- The Illinois Pollution Control Board (IPCB) issued two decisions on Thursday changing air pollution controls, mandating retirements within Vistra Energy's coal generation fleet and agreeing with climate advocates in a lawsuit regarding the groundwater contamination by four coal plants owned by a subsidiary of NRG Energy.
- The order directs Vistra to retire 2 GW of coal generation by the end of the year. Climate advocates are praising the IPCB order, although they claim the Vistra-aimed decision impacting the state's Multi-Pollutant Standard (MPS) potentially allows coal generators to retire coal plants with pollution controls ahead of older units in their fleet that have higher greenhouse gas emissions.
- The process to retire so much coal by the end of the year must begin very soon, as Vistra must notify the Midcontinent ISO (MISO) of any intended retirements 180 days in advance.
The IPCB action is part of a wider trend of states strengthening air pollution regulations as the federal government is pursuing policy rollbacks, according to Justin Vickers, attorney with the Environmental Law & Policy Center (ELPC).
The MPS established caps specifically for sulfur dioxides and nitrogen dioxides, but climate advocates have been comparing the order with the Environmental Protection Agency's newly released Affordable Clean Energy (ACE) plan on carbon. Last Wednesday, the EPA unveiled its new ACE rule, which advocates say will reduce compliance costs by up to $400 million annually, compared to the previous Obama-administration proposal.
The IPCB order implements a new cap on pollution across Vistra's entire fleet — a mass-based cap. The cap will lower as more generation is retired, including if generators are retired ahead of the end-of-the-year deadline 2 GW of coal generation.
Climate activists welcomed the new changes to the MPS rule but call for stronger pollution reduction plans to ensure the dirtiest units are forced offline first.
Rate-based caps would ensure that individual units meet their own emissions standards, so plants with high emissions operate less. However, switching to a mass-based cap could enable Vistra to close its pricier, more efficient coal plants ahead of units that pollute more, because the emissions caps would be measured across units as a whole, according to Greg Wannier, an associate attorney at Sierra Club.
Running plants with scrubbers, the technology that helps mitigate sulfur and nitrogen dioxide emissions, has a high overhead cost, he said, making scrubber plants uneconomic compared to other low- to zero-emissions options. The rules should favor cleaner coal plants, instead of the most economic option, according to Wannier, so that plant operators like Vistra aren't "going backwards" on emissions standards and adversely impacting surrounding communities.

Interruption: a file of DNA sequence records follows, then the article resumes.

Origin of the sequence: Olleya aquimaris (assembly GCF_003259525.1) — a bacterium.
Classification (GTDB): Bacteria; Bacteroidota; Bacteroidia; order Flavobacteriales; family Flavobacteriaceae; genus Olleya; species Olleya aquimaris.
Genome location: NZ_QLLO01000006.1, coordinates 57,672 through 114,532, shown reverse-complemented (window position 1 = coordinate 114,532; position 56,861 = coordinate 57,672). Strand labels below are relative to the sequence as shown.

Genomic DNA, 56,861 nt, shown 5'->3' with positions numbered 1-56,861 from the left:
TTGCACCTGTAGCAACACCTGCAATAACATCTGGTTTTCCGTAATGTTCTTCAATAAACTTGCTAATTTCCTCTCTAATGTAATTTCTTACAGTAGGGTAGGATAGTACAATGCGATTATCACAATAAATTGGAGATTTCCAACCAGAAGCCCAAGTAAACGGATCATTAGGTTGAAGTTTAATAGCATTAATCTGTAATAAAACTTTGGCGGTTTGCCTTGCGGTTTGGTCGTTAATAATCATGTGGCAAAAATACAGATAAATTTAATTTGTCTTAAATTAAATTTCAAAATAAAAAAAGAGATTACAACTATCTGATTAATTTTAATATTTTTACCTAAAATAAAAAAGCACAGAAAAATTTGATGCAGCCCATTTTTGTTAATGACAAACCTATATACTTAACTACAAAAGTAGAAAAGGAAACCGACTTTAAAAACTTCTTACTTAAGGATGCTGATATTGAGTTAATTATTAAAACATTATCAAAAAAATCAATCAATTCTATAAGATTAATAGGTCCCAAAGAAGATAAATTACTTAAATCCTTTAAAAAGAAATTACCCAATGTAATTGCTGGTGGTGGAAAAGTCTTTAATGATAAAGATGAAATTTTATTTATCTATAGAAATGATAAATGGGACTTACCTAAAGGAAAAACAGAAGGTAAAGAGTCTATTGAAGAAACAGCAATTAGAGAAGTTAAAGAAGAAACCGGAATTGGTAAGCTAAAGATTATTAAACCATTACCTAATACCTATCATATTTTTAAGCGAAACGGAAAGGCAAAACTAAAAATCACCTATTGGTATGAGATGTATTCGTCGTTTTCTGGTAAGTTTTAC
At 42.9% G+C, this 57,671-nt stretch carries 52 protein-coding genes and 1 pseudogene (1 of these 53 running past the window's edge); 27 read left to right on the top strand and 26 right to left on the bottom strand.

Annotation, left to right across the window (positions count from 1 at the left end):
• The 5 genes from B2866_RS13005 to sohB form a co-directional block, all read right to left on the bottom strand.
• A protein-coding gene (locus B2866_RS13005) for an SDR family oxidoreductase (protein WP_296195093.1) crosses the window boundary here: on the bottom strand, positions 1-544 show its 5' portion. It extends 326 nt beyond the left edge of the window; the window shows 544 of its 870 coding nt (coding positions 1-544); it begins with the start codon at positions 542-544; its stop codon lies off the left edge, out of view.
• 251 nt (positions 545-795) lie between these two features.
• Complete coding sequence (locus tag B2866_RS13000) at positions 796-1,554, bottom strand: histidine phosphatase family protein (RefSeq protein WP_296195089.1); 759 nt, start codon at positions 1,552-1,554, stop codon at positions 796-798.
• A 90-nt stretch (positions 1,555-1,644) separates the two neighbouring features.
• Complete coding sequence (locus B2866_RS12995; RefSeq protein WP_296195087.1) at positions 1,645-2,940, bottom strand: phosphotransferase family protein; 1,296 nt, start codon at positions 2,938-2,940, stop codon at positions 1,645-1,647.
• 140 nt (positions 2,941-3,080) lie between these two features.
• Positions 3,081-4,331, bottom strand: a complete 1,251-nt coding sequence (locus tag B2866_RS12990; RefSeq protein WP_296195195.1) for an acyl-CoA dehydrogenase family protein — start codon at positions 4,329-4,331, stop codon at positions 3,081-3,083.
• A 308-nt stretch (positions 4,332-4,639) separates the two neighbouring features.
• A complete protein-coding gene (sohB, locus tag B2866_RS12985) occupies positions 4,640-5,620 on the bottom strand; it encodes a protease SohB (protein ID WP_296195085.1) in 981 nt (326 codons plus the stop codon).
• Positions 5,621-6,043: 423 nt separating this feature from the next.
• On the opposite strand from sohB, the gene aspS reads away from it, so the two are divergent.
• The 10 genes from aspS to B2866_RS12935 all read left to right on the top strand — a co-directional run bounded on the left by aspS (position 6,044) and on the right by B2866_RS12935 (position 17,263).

The latest IPCB order is a much stronger rule than originally proposed under former Republican Gov. Bruce Rauner in 2017. Democratic Gov. J.B. Pritzker prompted the IPCB to redraft the order, which now assures that the mass-based caps will decrease as units are retired.
Vistra did not reply to requests for comment on the Multi-Pollutant Standard order.
Coal ash contamination
The IPCB on Thursday also agreed with environmental advocates in their lawsuit against NRG subsidiary Midwest Generation over the alleged coal ash contamination from four coal power plants in Waukegan, Joliet, Pekin and Will County. The case, which started in 2012, will require a determination of remedy — Sierra Club, ELPC, Prairie Rivers Network and Citizens Against Ruining the Environment announced that they will fight for the most stringent remedy possible and demand to remove the coal ash waste.
Illinois' state legislature passed a bill in May to mandate coal ash site reviews on a case-by-case basis. The IPCB decision on four plants owned by Midwest Generation could establish a precedent for the review of other coal ash sites, according to Sierra Club's Wannier.
The IPCB's decision on the case represents another step by the state to strengthen environmental regulations while the EPA attempts to roll them back.
Trump's EPA rolled back Obama-era groundwater guidelines for coal ash contamination in July 2018, which gives states more leeway in groundwater monitoring. The second phase of the rulemaking is expected this year.
Utility filings from across the country found that over 90% of coal plant sites have unsafe levels of one or more toxic coal ash pollutant, according to a March report from the Environmental Integrity Project and Earthjustice. Oversight of groundwater contamination in Illinois is particularly important as the state has the largest amount of coal ash impoundments in the country — at least 80.